5 Important Considerations before Buying a Business
Becoming a business owner can be the fulfillment of a dream, or the beginning of a nightmare. So when you are considering purchasing an existing business, how do you know if it is a good investment? This can only be uncovered by doing your due diligence.
When investigating the viability of the business you are considering, there are five important factors to examine:
Assets/Liabilities: What is the value of the combined assets of the business? This includes any real estate owned, office furnishings, machinery/equipment, vehicles, etc. What (if any) debts have been incurred to pay for these assets? Can the financing of these assets be restructured to lower your fixed expenses and thus increase your monthly profits?
Fixed/Variable Expenses: Fixed and variable expenses need to be looked at to see if there is any potential for savings and/or if there will be any price increases in the future. For example, if the business has an office lease about to expire, what are the likely terms for renewal? In many cases, you may have to plan on some future cost increases in this area.
On the other hand, there may be opportunities for savings in areas such as phone/Internet costs, copy machine leases, etc. It is important to have a good idea of what your expenses will look like in the near future, and if they can be easily covered by your sales.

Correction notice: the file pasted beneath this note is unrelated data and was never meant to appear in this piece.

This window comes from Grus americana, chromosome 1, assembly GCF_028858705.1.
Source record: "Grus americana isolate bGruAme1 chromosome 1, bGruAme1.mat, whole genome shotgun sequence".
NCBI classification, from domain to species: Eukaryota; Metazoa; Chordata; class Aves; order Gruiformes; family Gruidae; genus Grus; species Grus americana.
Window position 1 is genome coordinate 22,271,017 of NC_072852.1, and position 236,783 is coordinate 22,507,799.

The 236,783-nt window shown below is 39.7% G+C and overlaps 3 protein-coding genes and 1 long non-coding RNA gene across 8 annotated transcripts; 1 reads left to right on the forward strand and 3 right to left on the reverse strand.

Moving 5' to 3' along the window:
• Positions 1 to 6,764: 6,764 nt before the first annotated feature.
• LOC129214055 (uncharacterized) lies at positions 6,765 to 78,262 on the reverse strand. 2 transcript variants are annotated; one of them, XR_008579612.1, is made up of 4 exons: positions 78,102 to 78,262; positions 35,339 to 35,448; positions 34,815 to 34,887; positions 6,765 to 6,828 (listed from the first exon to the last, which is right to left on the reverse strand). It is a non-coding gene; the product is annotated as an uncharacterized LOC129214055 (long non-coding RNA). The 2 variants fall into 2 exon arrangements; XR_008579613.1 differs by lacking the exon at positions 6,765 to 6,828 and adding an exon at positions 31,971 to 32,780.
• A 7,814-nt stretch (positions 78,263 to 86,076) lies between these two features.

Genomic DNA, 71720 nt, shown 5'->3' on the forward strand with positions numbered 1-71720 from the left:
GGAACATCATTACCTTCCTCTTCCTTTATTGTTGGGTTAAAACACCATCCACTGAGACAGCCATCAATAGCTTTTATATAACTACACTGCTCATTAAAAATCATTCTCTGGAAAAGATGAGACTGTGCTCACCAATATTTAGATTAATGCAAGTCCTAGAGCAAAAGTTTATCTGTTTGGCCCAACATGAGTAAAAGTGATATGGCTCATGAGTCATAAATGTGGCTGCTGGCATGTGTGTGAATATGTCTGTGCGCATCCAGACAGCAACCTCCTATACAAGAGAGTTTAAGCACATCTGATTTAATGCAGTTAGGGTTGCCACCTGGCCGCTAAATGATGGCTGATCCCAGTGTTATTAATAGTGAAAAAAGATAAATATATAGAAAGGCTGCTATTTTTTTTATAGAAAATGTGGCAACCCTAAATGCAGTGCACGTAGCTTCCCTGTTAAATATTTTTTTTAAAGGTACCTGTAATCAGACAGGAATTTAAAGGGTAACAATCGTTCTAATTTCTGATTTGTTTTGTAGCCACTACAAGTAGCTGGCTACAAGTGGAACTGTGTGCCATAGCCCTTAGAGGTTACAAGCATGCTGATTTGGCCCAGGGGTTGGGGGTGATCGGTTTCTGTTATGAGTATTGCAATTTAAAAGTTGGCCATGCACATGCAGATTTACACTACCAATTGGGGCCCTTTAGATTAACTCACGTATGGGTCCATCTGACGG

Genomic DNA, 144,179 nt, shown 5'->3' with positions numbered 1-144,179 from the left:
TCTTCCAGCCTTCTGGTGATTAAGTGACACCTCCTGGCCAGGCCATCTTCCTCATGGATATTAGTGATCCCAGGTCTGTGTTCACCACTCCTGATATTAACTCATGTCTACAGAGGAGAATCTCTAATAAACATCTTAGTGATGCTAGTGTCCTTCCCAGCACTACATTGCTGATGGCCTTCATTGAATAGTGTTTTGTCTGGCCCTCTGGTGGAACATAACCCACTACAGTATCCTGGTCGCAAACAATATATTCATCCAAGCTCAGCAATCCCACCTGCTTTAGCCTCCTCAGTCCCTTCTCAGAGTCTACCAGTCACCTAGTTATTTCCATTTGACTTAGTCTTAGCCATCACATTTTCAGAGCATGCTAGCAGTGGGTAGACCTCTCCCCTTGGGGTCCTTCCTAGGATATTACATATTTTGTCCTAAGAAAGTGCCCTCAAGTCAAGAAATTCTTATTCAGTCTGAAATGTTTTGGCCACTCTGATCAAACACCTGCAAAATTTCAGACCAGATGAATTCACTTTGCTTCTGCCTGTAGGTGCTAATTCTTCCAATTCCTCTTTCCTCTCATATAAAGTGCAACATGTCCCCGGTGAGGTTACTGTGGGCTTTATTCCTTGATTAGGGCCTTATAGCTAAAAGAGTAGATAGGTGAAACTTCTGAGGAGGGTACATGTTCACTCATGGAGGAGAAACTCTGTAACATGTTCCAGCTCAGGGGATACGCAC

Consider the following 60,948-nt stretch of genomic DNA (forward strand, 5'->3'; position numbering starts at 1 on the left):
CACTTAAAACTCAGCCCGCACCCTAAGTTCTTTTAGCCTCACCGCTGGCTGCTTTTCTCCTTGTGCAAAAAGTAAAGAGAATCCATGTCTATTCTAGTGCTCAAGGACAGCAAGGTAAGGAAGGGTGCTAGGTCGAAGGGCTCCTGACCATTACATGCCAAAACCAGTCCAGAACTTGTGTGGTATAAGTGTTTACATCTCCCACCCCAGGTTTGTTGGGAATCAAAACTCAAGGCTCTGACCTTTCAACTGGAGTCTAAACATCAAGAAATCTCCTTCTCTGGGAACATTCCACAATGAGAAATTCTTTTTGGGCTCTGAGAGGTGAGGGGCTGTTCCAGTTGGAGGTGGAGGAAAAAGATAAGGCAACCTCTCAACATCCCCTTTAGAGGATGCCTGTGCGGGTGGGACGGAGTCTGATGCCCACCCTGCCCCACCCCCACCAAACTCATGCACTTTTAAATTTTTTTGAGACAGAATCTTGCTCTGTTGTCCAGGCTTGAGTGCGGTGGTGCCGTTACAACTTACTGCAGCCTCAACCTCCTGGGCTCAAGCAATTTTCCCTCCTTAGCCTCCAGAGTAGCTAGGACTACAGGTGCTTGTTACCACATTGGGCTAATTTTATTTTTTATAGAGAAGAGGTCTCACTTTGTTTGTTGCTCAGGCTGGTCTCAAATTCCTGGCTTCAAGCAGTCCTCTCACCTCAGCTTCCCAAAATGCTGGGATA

Sales/Profits: Sales and profits are a major driver in determining the value of a business. Ask for detailed numbers from several years prior; this will allow you to see their average monthly profit and which way sales are trending. If they are trending down in recent months, this may be cause for concern.
Business Growth Potential: The numbers alone are important, but they do not tell the whole story. You will also need to look (objectively) at some of the intangibles to determine if you can realistically expect sales to grow in the future. These include:
- Market Competition
- Area Demographics
- Industry Trends
- Existing Employees
You will also want to know the value of the business owner in the growth of the overall company. For example, if you are considering buying a CPA practice, how important is the owner in retaining/growing clientele?
Available Ongoing Support: It is important to know what kind of support the present owner will provide to ensure a smooth transition. Also, if the present owner is important to the credibility of the business, you may want to officially retain his/her services (if only in a consultant role) to reassure the existing clientele that very little has changed with the new ownership.
These are some of the critical areas to examine when buying into a new business. Working with a business broker that is familiar with the type of industry you want to enter can also be very helpful. Business brokers have vast experience with the typical issues that come up between buyers and sellers, and can help you prepare ahead of time so you can start off your new business venture on the right foot.